New Insights into Gene Regulation
News Apr 27, 2016
A team of researchers led by the our University has shed new light on how the regulation machinery that controls gene expression works by characterising a complex known as the NuRD complex.
The study, led by John Schwabe, Professor of Structural Biology and Head of Department of Molecular and Cell Biology and published in the journal eLIFE, focuses on three protein components which make up the core of the NuRD complex: MTA1, RBBP4 and HDAC1.
The function of the NuRD complex is to control the amount of protein made by the cell – a process called gene regulation. Unregulated protein expression disrupts the equilibrium within a healthy cell and can lead to abnormal cell division and tumour growth.
The NuRD complex components HDAC1 and MTA1 have both been shown to be present in high levels in certain cancers. A clearer picture of how these proteins interact may help to develop strategies to reduce the activity of the complex and bring the cell back into equilibrium.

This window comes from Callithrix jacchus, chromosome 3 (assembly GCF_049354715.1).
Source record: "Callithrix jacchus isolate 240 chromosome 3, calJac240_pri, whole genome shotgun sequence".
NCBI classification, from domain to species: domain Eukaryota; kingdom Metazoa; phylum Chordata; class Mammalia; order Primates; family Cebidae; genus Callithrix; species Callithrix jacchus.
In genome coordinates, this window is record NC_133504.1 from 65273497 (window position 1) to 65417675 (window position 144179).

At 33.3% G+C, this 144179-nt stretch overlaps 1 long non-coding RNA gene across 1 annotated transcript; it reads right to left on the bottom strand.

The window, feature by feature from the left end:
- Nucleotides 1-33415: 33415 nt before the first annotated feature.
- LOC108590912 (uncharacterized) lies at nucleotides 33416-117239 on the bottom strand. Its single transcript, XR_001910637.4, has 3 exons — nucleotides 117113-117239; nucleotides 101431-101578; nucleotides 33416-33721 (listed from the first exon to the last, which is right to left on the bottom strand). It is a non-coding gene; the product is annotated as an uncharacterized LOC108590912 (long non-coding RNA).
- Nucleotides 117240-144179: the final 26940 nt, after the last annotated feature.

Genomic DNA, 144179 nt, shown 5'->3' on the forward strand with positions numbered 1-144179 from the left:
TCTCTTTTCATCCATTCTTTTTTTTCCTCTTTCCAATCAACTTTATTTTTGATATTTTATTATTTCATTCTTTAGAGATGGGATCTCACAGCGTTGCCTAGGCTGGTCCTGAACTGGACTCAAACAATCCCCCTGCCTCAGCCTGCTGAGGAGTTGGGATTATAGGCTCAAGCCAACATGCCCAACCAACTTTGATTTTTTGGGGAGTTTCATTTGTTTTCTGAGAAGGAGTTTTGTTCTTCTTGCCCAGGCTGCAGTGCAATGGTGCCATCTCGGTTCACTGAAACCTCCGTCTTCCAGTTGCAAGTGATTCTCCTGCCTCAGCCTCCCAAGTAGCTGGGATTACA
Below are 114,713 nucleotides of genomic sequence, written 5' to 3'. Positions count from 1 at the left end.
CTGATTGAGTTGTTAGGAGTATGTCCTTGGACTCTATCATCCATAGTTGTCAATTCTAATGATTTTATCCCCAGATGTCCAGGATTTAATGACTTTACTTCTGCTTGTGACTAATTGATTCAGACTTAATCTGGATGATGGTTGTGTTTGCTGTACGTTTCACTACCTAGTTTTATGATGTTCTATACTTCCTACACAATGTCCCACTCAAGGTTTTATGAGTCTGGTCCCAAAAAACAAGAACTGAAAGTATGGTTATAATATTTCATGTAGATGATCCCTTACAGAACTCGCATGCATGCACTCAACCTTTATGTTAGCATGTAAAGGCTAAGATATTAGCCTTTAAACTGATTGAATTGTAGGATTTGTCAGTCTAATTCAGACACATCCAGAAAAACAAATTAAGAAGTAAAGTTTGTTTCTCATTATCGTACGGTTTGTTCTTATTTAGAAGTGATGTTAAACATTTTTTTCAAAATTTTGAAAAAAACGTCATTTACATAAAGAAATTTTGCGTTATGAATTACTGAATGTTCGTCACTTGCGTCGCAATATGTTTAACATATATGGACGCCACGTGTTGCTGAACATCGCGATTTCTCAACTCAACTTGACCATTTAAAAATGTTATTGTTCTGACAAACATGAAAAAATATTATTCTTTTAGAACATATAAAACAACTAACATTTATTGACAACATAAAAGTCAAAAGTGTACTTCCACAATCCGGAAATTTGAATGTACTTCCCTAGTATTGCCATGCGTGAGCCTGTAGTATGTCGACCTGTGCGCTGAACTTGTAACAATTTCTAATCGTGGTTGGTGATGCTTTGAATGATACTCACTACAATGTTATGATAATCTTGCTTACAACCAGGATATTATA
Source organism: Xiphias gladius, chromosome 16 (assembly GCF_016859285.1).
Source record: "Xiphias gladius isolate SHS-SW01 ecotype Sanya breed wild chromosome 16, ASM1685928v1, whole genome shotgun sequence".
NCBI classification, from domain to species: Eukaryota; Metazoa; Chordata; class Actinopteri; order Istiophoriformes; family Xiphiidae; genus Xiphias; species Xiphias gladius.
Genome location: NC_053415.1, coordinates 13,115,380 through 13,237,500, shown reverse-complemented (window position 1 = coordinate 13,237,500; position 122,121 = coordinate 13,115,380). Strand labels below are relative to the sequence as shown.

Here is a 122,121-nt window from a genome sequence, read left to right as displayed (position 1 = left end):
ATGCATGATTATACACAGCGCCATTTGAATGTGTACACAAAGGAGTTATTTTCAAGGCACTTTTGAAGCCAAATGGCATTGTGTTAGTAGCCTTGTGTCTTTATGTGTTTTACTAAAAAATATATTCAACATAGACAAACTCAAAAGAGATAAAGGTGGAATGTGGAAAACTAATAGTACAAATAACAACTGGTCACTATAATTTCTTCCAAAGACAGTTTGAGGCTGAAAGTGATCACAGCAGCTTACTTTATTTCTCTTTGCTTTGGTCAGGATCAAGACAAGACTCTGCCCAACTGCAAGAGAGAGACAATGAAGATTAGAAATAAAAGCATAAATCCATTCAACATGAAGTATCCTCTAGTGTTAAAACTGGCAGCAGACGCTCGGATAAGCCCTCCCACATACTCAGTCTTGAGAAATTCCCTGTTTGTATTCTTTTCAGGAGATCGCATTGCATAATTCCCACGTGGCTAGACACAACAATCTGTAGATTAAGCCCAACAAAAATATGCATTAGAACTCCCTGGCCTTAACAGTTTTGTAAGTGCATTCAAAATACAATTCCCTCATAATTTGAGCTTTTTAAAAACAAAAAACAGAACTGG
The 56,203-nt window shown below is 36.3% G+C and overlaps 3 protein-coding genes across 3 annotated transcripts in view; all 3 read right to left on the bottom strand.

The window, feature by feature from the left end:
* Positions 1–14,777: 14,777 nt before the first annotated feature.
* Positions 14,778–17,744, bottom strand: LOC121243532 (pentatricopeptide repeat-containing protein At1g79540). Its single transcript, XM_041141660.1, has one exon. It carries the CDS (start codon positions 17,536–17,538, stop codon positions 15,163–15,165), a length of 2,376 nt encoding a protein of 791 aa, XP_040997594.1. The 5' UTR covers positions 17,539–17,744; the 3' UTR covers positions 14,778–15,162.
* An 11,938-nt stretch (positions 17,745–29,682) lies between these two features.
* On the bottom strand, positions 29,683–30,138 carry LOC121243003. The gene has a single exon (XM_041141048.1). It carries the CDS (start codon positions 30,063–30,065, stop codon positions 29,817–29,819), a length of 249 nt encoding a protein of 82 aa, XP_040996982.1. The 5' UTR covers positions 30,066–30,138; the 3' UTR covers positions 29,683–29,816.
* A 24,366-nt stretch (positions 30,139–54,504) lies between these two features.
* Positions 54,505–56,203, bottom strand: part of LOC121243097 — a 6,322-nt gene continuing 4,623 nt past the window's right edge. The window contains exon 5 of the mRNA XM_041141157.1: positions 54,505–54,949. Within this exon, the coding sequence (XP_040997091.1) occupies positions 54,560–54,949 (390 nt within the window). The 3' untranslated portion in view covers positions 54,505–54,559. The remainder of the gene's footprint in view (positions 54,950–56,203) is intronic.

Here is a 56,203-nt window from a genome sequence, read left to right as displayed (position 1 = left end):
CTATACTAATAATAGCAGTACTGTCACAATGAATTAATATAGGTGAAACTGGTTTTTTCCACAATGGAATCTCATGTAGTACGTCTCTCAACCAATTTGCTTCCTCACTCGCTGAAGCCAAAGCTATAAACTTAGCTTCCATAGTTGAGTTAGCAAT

By examining the relationship between the three proteins, the team was able to show unprecedented detail about the 3D structure of the NuRD complex as well as to characterise the molecular nature of the ‘extensive interface’ between MTA1 and RBBP4.
The findings paint a clearer picture about how the complex is assembled and the way in which it interacts with the proteins that package the human genome in the cell. A deeper knowledge of how these complexes are recruited to genes will help to design treatments to combat aberrant gene activity.
RNA That Helps Grow Blood Vessels Could Aid Heart Disease ResearchNews
STEEL, a noncoding RNA, acts on genes to stimulate produce of blood vessels, a finding which could advance efforts to combat heart disease.READ MORE
Brightly-Coloured Bacteria Could be Used to 'Grow' Paints and CoatingsNews
Researchers have unlocked the genetic code behind some of the brightest and most vibrant colours in nature. It is the first study of the genetics of structural colour - as seen in butterfly wings and peacock feathers - and paves the way for genetic research in a variety of structurally coloured organisms.READ MORE
1200 Year Old DNA Helps Find Living Descendants of Indigenous Taíno AmericansNews
A genomic study has found that he Taíno, a population of early indigenous Americans, have living descendants, debunking theorists who had claimed they were extinct.READ MORE
Comments | 0 ADD COMMENT
4th International Conference on Crystallography & Novel Materials
Nov 19 - Nov 20, 2018